Thursday, May 31, 2007

Quit with the quitting already

How are our panel members doing as they try to quit smoking before the ban comes in? asks the BBC.

And I ask: is there anything, anything, in this universe less interesting than people describing at length their heroic efforts to give up tobacco?

Wednesday, May 30, 2007


is a good word, isn't it? And it's what posting might be for a little while, since real work is currently hitting me right where it hurts: in my blogging time.

But if you can, make sure you watch Andrew Marr's History of Modern Britain programme. It's brilliant.

Monday, May 28, 2007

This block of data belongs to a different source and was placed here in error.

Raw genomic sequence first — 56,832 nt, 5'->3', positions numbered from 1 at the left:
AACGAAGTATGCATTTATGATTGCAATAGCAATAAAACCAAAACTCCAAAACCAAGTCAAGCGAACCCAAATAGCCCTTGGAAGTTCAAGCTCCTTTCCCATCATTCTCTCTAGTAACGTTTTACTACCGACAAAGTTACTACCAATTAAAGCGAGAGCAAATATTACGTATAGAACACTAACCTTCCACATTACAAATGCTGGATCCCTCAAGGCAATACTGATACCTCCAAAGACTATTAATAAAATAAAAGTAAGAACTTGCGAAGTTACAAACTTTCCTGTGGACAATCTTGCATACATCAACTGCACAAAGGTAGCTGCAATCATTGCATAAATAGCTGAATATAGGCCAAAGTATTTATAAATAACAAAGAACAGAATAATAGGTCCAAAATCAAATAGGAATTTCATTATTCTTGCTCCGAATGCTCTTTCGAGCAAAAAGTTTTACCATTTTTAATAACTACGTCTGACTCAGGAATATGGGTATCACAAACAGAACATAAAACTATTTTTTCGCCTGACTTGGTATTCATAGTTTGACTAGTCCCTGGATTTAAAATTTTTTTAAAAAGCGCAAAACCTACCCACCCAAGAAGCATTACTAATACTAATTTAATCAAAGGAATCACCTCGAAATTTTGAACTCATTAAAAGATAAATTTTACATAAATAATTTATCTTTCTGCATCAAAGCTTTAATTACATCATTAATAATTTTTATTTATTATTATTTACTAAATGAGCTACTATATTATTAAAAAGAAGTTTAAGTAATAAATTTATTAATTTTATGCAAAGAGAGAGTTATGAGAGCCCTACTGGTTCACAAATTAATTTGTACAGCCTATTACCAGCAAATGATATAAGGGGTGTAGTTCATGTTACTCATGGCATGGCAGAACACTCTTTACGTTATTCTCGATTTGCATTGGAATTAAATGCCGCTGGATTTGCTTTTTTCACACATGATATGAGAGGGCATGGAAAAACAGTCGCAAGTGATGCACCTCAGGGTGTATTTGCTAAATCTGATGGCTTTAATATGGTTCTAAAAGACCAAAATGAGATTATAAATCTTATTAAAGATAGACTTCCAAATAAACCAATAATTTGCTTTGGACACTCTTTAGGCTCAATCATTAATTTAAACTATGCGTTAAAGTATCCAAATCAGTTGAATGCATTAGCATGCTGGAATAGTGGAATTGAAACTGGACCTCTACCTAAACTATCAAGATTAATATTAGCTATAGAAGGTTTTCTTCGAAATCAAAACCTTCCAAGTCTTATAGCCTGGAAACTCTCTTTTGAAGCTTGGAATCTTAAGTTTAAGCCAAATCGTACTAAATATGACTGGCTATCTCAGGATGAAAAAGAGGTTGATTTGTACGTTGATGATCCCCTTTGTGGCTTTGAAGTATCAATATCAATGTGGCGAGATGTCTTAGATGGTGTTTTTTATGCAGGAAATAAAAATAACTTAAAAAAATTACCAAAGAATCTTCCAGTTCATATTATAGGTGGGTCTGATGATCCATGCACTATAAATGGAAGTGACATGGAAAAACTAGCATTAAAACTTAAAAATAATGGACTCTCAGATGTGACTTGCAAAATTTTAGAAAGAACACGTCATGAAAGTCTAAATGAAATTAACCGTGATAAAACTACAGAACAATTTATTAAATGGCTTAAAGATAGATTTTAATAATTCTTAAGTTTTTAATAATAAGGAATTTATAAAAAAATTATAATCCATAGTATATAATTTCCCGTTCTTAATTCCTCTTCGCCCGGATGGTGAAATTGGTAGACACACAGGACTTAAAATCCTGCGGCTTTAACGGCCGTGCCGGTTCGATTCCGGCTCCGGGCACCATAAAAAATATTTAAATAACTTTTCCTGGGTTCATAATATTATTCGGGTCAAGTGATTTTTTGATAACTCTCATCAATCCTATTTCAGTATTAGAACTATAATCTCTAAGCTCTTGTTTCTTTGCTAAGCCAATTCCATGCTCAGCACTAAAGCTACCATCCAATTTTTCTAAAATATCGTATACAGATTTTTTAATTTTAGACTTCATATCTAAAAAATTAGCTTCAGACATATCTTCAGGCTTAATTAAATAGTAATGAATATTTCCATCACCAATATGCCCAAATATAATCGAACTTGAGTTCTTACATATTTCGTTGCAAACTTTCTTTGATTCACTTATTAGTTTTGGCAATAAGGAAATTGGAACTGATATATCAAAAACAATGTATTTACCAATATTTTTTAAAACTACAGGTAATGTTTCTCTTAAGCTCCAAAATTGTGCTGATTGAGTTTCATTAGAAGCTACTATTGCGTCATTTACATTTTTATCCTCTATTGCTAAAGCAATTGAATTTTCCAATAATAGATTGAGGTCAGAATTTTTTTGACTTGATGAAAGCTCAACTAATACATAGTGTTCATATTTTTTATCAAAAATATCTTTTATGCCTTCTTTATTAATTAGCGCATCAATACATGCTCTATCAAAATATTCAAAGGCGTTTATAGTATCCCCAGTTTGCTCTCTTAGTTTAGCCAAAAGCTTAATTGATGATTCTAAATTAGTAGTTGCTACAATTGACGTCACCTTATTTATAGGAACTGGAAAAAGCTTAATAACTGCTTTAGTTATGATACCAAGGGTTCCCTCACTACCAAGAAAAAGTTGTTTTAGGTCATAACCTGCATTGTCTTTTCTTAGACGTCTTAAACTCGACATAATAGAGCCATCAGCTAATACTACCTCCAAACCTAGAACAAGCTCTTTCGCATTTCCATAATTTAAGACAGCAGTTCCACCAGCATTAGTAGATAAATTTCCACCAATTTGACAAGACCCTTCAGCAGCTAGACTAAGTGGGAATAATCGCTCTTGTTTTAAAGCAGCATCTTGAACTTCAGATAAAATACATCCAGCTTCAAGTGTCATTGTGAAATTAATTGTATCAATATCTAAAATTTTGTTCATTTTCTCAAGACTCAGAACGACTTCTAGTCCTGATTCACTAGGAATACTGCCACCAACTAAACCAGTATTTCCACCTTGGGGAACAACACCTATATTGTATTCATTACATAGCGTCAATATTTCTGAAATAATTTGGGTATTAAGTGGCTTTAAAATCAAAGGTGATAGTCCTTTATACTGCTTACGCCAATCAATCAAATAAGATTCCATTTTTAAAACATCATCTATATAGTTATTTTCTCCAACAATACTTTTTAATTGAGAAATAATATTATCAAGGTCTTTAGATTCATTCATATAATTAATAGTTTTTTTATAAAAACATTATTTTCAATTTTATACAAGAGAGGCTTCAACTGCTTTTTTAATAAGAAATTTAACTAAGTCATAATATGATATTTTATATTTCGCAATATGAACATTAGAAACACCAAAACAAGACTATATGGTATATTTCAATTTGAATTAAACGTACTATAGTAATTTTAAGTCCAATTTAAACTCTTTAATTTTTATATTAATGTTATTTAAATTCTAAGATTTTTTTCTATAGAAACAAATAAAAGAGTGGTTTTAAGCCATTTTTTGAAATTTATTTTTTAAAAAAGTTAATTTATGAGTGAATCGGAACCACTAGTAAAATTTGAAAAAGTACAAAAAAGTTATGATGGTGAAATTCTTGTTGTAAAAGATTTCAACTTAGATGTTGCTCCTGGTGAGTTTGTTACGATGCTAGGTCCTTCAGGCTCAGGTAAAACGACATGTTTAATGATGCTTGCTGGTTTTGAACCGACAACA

Bunch of Deacons

Could Snack the dog, Professor Foodsmart and the Great Grub Club Gang be the answers to helping cut childhood obesity?

The World Cancer Research Fund hopes that by using the health conscious characters on its new website it can encourage better eating and a more active lifestyle among its target audience of four to seven-year-olds.

Competitions, puzzles and stories aim to encourage children to learn more about food.

The answer to the question posed in the opening sentence above is No. This is because children are not idiots and can spot something which is thinly disguised as fun but which is actually educational and worthy a Cornish mile off.

Children are, however, nasty little bastards. Roald Dahl, the Beano and South Park understood this. Well-intentioned people with Great Causes rarely do. Their good intentions tend to backfire. Anyone who remembers what happened with Joey Deacon will undertand the nadir of this phenomenon.

Saturday, May 26, 2007

Science versus anti-humans